“It is the manufacturer who possesses the in-depth knowledge on the manufacturing process, and we will rely on the manufacturer to conduct a thorough investigation and submit the full report to us, and upon scrutiny of the complete investigation report we will decide what to do,” Chan added.
“I think it’s important [to have] a prudent approach, to follow the manufacturer’s recommendation to suspend the use of the concerned batch.”
The new doses will arrive from a facility in Germany under American firm Baxter, which partnered with BioNTech in manufacturing the jabs. No problems were found after repeated checks were conducted on some 15,000 vials of the newly packaged vaccines before they were scheduled to be shipped, Chan said.
Secretary for the Civil Service Patrick Nip Tak-kuen, who oversees the inoculation programme, said the city would get new supplies of the vaccine shots from its manufacturer and distributor if necessary.
“For the [arrangements of the] present two batches, we will have to look at the pharmaceutical company’s decision,” Nip said. “They would have to complete the investigation and they will explain to us clearly and then we will work accordingly.”
However, Nip was unable to say exactly when the final results of the investigation would be released and whether the city would use the remainder of the suspended batches.
William Chui Chun-ming, president of the Society of Hospital Pharmacists, said he believed there were no safety issues with the current stock of vaccines in Hong Kong.
“It is difficult for bacteria to grow in the environment of minus 70 degrees Celsius, as well as under the temperature of 2 to 8 degrees,” he said.
While air could get into the vial under the ultra-low temperature, Chui said it could be just carbon dioxide, which was solidified into dry ice to keep the vaccines during transportation, and such gas would not affect the quality of the product.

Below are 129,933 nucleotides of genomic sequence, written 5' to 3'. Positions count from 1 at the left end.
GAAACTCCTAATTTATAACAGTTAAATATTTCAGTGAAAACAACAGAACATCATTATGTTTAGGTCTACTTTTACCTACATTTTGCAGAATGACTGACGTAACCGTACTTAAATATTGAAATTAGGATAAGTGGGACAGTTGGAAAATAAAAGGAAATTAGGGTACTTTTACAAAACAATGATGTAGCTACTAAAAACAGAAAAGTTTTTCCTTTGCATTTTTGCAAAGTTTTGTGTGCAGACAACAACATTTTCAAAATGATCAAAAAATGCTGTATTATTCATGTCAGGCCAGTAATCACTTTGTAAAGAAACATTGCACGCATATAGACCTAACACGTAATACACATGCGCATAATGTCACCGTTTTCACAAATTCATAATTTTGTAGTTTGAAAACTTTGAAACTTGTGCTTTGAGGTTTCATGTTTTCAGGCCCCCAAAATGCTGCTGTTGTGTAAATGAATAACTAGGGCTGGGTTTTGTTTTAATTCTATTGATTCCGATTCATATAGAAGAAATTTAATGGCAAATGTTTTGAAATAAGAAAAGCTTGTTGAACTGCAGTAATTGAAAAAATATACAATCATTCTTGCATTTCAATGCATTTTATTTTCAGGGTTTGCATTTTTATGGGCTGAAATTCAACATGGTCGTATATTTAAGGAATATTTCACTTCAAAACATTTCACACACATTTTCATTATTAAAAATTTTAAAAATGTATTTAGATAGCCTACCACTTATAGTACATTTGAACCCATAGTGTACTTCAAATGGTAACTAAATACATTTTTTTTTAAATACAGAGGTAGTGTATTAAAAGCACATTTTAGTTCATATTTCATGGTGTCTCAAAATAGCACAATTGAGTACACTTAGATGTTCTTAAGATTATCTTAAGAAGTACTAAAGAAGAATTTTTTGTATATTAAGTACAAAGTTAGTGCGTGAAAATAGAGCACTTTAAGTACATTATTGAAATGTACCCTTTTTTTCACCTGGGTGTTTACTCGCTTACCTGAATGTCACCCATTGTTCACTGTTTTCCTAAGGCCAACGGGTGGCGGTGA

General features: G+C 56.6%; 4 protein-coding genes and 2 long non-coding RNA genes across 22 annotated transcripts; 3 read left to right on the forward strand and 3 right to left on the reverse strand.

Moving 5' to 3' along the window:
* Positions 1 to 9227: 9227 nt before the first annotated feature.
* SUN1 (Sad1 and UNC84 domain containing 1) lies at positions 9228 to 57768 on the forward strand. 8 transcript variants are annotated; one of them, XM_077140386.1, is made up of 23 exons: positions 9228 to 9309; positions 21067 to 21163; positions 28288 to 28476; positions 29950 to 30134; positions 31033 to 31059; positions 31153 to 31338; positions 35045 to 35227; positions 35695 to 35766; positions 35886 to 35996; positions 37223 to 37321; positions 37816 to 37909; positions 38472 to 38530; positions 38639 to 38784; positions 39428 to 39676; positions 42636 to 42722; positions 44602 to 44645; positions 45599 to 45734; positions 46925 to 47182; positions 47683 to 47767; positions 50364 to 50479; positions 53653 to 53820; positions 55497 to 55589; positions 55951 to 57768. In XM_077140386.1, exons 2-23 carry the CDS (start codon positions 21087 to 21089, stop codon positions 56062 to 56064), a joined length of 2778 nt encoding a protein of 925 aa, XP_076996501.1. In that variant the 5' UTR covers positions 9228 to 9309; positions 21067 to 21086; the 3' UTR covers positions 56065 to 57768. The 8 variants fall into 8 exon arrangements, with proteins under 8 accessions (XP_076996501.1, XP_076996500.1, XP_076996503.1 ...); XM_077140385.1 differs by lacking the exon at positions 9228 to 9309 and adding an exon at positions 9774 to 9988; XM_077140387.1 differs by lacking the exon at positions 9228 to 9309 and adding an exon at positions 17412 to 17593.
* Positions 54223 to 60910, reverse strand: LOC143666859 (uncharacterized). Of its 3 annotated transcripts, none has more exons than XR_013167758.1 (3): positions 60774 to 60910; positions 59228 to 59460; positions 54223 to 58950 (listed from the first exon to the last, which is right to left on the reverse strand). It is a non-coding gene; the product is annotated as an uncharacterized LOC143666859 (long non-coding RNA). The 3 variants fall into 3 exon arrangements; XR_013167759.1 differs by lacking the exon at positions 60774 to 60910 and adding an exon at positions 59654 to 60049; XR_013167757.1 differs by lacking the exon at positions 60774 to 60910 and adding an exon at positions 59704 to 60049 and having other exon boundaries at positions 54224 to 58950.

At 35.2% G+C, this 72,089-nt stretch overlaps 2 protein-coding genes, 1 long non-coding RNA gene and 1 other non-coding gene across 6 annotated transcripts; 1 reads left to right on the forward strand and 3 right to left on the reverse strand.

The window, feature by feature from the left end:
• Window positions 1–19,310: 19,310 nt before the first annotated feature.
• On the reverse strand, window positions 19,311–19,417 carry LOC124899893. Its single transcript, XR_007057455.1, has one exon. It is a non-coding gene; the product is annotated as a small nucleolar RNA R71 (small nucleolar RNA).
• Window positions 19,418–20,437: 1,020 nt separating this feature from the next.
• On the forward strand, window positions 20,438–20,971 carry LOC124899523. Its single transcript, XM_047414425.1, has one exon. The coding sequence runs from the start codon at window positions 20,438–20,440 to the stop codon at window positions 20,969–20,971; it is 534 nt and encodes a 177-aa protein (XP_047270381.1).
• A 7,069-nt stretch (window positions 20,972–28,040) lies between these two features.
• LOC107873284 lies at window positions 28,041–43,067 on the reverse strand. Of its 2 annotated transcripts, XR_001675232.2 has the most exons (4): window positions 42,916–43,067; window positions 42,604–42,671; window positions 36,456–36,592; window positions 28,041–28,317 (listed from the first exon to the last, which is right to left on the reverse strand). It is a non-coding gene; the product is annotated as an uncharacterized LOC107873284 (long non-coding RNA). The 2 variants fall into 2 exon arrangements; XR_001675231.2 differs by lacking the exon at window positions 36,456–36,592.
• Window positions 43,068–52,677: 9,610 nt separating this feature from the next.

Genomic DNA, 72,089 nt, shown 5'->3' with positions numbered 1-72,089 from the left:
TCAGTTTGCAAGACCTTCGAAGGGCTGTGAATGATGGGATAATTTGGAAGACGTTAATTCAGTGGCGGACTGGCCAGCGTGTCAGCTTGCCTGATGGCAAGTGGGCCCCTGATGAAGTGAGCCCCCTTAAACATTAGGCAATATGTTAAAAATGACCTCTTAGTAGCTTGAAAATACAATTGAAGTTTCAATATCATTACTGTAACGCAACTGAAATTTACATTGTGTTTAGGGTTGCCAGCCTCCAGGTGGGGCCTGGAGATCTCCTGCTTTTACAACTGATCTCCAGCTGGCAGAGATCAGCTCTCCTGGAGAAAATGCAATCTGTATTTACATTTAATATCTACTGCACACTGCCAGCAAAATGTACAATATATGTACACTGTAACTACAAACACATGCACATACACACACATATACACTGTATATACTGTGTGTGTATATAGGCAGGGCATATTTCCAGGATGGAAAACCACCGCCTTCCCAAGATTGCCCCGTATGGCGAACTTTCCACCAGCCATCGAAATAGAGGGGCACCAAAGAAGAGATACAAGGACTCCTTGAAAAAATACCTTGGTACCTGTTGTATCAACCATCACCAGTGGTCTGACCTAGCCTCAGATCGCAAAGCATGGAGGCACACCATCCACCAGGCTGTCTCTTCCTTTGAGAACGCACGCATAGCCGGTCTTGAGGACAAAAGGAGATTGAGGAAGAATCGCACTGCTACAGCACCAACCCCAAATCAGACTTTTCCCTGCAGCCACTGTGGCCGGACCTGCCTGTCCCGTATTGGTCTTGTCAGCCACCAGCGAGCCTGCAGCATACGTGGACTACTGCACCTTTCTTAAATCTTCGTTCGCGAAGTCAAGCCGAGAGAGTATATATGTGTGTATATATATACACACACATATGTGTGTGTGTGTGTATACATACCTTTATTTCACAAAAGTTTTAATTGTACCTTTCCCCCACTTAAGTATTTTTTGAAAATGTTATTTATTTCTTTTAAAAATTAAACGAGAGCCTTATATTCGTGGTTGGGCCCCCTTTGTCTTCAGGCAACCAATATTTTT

While the packaging defect was not seen in another manufacturing facility managed by Baxter, Chui said the issue of varying quality among manufacturing plants for the same product was quite common.
“The production line usually won’t involve one place only,” he said. “If there were issues with a manufacturing plant, it could be suspended immediately and be placed with another production line.”
Compared to BioNTech, Baxter had a much longer history and experience in producing pharmaceutical products involving vials packaging, Chui said.
Chui also raised concerns that the German manufacturing facility in question could have supplied vaccine batches to other places too, and urged health care professionals overseas to take note of any packaging defects.
Secretary for Food and Health Professor Sophia Chan Siu-chee emphasised that the two approved vaccines available in Hong Kong, namely the Sinovac and BioNTech versions, were safe and efficient to use.
Chan also stressed that the city’s health authorities had implemented a robust mechanism to identify and respond to issues regarding the vaccines, including investigations on adverse effects to the jabs and liaising with manufacturers on packaging problems.
Just 6.2 per cent of Hong Kong’s 7.5 million population, or 466,300 people, have received their first dose of vaccine. Around 315,000 took the mainland China-produced Sinovac version, while about 151,300 chose the BioNTech jab.
About 0.7 per cent of the population, or 54,000 people, have already received their second dose of the Sinovac vaccine and are now fully vaccinated.